[Oct 15, 2008]
Will compliance with the NIH Public Access Policy affect the outcome of the application review? Compliance with the NIH Public Access Policy is not a factor in the scientific and technical merit evaluation of grant applications. Non-compliance will be addressed administratively, and may delay or prevent awarding of funds.

[Oct 15, 2008] To what papers does the NIH Public Access Policy apply?
The policy applies to accepted manuscripts authored by the PI and/or arose from their NIH funds (within the time frame defined by the policy). More>>>
(If the PI uses some bibliography management software to pull the PMCIDs straight from PubMed, it is ok to leave all available PMCIDs in.)

[Oct 6 2008] Who may be listed as Key Personnel on grant applications (NIH and others)? Per NIH, Key Personnel are participants in a grant or application who contribute substantively to the scientific development or execution of a project. Key Personnel contribute a specified level of effort, paid or unpaid.  Key Personnel include the principal investigator and consultants who meet the definition above." (NIAID Glossary of Funding and Policy Terms and Acronyms). Both non-Key Personnel and Key Personnel may be charged on a grant if they contribute towards its goals. Weighing carefully who to classify as Key personnel on your project would simplify the submission process and the post-award management of your project.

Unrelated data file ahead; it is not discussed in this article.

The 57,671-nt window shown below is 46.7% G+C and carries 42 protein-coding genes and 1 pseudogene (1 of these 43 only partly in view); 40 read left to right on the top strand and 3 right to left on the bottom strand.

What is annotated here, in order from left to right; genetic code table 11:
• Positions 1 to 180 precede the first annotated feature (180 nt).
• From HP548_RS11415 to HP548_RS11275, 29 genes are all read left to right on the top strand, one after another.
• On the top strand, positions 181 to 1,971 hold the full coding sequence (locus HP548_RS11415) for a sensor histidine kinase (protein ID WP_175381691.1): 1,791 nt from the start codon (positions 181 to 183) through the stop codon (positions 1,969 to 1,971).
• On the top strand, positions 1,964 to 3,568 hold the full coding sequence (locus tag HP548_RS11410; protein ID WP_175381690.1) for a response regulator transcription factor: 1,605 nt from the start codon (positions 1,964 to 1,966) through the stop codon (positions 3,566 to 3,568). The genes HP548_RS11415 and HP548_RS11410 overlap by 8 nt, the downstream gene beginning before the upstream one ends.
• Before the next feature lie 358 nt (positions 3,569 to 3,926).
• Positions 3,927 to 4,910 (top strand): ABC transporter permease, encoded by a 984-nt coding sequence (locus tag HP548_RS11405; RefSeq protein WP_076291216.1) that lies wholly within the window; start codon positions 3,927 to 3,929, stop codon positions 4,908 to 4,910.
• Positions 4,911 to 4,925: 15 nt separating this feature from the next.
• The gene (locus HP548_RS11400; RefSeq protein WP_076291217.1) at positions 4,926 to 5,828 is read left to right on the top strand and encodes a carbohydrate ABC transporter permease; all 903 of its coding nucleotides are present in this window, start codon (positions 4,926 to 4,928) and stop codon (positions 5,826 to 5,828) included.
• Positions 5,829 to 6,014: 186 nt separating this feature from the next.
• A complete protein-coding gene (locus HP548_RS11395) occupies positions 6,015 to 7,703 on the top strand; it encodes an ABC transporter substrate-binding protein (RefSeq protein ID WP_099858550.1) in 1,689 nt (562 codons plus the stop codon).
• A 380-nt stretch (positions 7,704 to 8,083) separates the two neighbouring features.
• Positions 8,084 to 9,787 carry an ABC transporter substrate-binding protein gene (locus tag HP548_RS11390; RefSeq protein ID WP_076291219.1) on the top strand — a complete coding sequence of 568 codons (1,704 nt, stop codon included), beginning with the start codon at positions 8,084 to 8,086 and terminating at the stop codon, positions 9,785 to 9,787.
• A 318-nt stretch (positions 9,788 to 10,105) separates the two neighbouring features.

[September 2008]
Who should I contact if I have questions about the upcoming review of my NIH application?
All questions should be directed to the Scientific Review Officer (SRO) that is assigned to your proposal (contact information is usually available ~3 weeks after submission). Do not contact study section members about your application, since this would result in a breach of confidentiality and create a conflict-of-interest in the peer review process. See CSR website for additional information and contact SR-PD.

[September 2008] Where/How can I submit new data after my grant proposal has been submitted to NIH?
New data should be sent to the Scientific Review Officer (SRO) assigned to your application. (This information is usually updated within 3 weeks of the deadline date.) Please refer to the NIH Policy on Submission of Additional Grant Application Materials for complete guidelines.  As of June 25, 2008, additional materials must be received 30 days prior to the peer review meeting.  A copy of the new data should also be provided to SR-PD. [sent Sep 23, 2008]